Summer time draws nigh so do our apprehensions associated with the weather.

We have faced the power crisis since almost a decade. And it is not going to subside. Every year our government makes drunken promises about resolving this crisis but to no avail.

60% of Pakistan is brooding in the dark with no electricity. The remaining 40% is subjected to load shedding which is a great inconvenience.

With consumerism on the rise the industrial sector has expanded which has led to an increased consumption of power. In addition, our population is growing exponentially, creating a great chasm between the demand and supply of electricity.

Living under such circumstances becomes unbearable especially when you have to pay the electricity bill that is incongruous with your consumption.

One feels helpless in such circumstances not only due to the infernal heat but the regular life routine that gets disrupted due to the power cut.

We take great measures to protect ourselves from the heat and to keep general life in order by installing generators and UPS. We try to do whatever is in our control to maintain the daily routine.

But more is to be done.

Although we might not able to build dams or construct windmills but a little effort on individual level can propel us in the right direction.

We need to understand that it is not only about maintaining life without power but it is about conserving power!

Being a third-world country, we try to implement the practices of the first-world country blindly. In some cases it is good. But in others it is not.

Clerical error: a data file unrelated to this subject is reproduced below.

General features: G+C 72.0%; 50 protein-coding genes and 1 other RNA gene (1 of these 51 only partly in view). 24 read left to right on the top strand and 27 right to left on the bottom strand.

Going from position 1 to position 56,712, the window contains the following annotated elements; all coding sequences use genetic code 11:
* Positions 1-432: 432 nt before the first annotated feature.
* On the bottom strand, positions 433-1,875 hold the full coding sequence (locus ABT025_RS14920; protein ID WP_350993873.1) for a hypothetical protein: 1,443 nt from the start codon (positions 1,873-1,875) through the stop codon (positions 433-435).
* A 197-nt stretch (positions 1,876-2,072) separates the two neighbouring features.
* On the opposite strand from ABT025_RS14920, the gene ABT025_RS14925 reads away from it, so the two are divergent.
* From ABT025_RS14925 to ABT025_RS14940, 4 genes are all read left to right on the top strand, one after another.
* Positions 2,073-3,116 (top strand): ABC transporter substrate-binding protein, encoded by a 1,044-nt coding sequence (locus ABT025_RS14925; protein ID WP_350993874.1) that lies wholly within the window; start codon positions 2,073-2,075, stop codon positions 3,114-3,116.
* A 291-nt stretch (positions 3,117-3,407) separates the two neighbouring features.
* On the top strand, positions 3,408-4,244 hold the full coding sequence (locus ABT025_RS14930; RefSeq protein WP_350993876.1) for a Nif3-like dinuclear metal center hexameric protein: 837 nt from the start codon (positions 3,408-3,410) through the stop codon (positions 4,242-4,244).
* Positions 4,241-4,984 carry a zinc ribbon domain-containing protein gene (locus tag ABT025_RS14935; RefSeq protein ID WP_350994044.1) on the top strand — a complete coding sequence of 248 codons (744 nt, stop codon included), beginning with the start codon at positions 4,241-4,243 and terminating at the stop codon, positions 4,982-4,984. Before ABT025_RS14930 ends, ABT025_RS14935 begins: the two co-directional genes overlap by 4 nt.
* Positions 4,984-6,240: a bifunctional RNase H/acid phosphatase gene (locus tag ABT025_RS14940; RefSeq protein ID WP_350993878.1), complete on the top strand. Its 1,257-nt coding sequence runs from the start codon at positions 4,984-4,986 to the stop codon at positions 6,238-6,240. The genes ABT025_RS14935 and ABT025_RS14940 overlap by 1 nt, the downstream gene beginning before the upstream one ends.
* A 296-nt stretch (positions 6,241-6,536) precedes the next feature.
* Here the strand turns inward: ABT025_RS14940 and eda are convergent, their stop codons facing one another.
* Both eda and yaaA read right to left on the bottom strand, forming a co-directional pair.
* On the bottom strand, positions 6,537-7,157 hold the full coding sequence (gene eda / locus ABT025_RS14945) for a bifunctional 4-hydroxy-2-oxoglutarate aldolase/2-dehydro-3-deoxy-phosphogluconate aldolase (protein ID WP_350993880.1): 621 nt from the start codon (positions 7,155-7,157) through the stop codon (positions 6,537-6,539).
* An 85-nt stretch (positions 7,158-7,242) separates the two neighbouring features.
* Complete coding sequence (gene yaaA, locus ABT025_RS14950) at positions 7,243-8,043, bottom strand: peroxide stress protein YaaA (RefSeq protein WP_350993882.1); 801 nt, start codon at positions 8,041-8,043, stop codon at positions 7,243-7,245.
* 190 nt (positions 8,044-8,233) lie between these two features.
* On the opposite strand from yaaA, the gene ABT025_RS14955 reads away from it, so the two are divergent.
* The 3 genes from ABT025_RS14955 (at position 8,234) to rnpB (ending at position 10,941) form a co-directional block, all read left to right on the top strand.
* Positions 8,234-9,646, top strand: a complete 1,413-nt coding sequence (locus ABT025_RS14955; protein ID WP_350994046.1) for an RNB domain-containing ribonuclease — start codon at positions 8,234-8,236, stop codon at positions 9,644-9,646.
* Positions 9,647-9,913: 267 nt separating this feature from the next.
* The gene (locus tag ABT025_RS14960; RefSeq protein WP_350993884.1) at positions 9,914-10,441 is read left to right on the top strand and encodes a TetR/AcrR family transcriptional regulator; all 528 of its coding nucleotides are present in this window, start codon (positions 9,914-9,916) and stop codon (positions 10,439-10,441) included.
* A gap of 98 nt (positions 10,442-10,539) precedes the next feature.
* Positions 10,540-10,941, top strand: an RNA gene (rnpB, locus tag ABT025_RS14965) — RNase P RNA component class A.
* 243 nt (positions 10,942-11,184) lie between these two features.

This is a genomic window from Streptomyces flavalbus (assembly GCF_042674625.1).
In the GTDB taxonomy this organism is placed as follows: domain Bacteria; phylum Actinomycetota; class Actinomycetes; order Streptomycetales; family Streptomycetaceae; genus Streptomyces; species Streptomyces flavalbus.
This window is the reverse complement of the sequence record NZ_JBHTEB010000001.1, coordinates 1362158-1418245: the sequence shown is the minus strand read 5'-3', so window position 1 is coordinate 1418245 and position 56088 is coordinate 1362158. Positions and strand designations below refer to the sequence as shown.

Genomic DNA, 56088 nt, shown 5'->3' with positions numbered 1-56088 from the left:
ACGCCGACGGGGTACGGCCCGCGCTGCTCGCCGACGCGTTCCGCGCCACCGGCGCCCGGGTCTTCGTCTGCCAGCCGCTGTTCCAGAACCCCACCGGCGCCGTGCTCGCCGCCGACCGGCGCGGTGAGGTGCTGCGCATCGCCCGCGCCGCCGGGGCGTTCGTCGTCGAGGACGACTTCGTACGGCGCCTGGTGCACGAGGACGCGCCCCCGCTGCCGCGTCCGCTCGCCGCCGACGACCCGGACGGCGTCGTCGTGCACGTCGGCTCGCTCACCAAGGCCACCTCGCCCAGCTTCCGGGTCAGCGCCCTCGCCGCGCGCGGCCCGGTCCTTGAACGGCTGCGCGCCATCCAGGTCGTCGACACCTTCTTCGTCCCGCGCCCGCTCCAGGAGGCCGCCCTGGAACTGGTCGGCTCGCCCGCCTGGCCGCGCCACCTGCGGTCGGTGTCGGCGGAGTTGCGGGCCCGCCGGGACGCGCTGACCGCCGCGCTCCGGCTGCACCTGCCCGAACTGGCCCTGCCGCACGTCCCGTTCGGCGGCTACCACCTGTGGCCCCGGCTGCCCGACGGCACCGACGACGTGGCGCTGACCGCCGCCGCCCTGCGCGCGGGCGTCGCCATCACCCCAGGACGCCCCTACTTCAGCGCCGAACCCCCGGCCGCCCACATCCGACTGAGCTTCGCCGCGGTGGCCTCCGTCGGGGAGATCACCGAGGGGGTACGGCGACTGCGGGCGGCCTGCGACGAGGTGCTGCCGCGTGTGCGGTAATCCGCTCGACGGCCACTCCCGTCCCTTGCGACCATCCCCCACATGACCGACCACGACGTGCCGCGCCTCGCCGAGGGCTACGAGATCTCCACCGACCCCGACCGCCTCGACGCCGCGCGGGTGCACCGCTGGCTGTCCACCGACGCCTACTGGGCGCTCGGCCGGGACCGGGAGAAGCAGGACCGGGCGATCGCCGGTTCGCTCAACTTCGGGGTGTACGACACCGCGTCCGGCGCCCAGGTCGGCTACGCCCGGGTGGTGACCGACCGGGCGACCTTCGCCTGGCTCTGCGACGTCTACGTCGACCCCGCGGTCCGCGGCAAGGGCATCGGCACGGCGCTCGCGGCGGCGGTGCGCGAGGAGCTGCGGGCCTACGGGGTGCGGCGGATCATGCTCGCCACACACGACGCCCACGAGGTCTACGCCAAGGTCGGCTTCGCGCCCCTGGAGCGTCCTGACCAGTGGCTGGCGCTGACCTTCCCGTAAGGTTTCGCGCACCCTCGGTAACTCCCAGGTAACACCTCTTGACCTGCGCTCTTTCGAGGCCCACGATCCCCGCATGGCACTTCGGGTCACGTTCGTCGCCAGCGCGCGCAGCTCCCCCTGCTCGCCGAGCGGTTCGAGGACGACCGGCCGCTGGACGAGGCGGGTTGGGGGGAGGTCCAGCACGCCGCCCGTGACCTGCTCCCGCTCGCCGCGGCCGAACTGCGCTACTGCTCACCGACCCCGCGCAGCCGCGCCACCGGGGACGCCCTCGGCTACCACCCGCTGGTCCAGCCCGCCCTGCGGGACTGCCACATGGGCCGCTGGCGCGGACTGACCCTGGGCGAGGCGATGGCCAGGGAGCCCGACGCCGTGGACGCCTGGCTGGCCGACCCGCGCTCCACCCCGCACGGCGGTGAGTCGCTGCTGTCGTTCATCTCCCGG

For instance it is quite trendy to paint the walls with different psychedelic colors. People adopt such fashion which does not even suit our climate. They do not realize that loud and dark colors emit copious amounts of heat. Such rooms are hotter than those which are painted with light colors. These rooms require more cooling which in turn consumes more power.

Same goes for rexine furniture. Although it looks quite contemporary, however such material is not breathable and causes more sweat, making it unsuitable for our climate.

Furthermore, most houses have glass panels fitted in them. Either they are glass walls adorned with stain glass artwork or huge windows. These glass panels are for mere ostentation purpose and create a greenhouse effect inside the house, trapping in heat. With 8 months of summer, it takes double electricity to keep such houses cool no matter how many layers of insulation one adds.

Other than that urban dwellers use extensive lights. Most households use unnecessary garish looking lights while other parts of the country sulk in the dark and are unable to light a single bulb. Commercial users on the other hand have rows of fat bulbs to attract customers. The lights not only feed on energy but also add to the heat of such outlets, which in turn is reduced with the excessive use of AC that again devours the power base.

What we can do is to try and use AC and other heavy appliances to a minimum. The windows of the air conditioned room should be properly sealed or covered to keep the temperature cool even without the AC.

Timings to use the AC should be set. Two to three hours in the afternoon would suffice during the day. And from midnight till day break to have a good night’s sleep.

People are in a habit of using the AC in moderate weather and catch a cold. For instance in the months of March, April, May and even June the room coolers work effectively because the weather is not humid. Room coolers are a cheap substitute for AC. But some regard it as a bourgeois appliance and do not use it.

Also, we should paint our houses and offices with softer colors. Painting the roof can also be beneficial since it reflects sunlight.

Buildings should be constructed with insulation and built with a lot windows and even skylights for cross ventilation, which is quite effective.

Everything is inter-related which we fail to see. It is only a matter of understanding the bigger picture.

If each individual puts in effort then the cumulative effort might benefit us all.

Let us be frugal and not ostentatious. For once let us not blame the government and try to do our bit for a better tomorrow.

We reap what we sow.